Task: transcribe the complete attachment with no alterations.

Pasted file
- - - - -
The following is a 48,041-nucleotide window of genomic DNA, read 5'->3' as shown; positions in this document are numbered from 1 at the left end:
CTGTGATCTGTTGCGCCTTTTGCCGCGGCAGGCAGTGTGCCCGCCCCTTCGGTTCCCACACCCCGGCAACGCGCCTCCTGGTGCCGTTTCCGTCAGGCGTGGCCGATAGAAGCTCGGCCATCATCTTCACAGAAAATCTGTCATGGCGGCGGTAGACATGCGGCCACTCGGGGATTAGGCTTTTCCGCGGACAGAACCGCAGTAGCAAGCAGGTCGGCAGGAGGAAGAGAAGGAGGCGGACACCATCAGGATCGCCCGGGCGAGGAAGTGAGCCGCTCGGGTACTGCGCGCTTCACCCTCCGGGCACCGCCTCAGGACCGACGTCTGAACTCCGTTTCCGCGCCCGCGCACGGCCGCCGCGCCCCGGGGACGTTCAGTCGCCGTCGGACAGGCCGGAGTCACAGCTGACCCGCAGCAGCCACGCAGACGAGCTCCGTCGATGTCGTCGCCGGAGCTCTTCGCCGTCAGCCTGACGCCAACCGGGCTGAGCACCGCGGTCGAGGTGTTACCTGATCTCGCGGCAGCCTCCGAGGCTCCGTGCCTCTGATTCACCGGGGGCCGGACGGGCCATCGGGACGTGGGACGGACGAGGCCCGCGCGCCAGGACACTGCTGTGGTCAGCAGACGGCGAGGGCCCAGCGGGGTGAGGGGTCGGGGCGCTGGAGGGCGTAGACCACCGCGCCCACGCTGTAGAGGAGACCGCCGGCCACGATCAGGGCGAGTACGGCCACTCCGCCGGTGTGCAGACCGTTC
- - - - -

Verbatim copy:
The following is a 48,041-nucleotide window of genomic DNA, read 5'->3' as shown; positions in this document are numbered from 1 at the left end:
CTGTGATCTGTTGCGCCTTTTGCCGCGGCAGGCAGTGTGCCCGCCCCTTCGGTTCCCACACCCCGGCAACGCGCCTCCTGGTGCCGTTTCCGTCAGGCGTGGCCGATAGAAGCTCGGCCATCATCTTCACAGAAAATCTGTCATGGCGGCGGTAGACATGCGGCCACTCGGGGATTAGGCTTTTCCGCGGACAGAACCGCAGTAGCAAGCAGGTCGGCAGGAGGAAGAGAAGGAGGCGGACACCATCAGGATCGCCCGGGCGAGGAAGTGAGCCGCTCGGGTACTGCGCGCTTCACCCTCCGGGCACCGCCTCAGGACCGACGTCTGAACTCCGTTTCCGCGCCCGCGCACGGCCGCCGCGCCCCGGGGACGTTCAGTCGCCGTCGGACAGGCCGGAGTCACAGCTGACCCGCAGCAGCCACGCAGACGAGCTCCGTCGATGTCGTCGCCGGAGCTCTTCGCCGTCAGCCTGACGCCAACCGGGCTGAGCACCGCGGTCGAGGTGTTACCTGATCTCGCGGCAGCCTCCGAGGCTCCGTGCCTCTGATTCACCGGGGGCCGGACGGGCCATCGGGACGTGGGACGGACGAGGCCCGCGCGCCAGGACACTGCTGTGGTCAGCAGACGGCGAGGGCCCAGCGGGGTGAGGGGTCGGGGCGCTGGAGGGCGTAGACCACCGCGCCCACGCTGTAGAGGAGACCGCCGGCCACGATCAGGGCGAGTACGGCCACTCCGCCGGTGTGCAGACCGTTC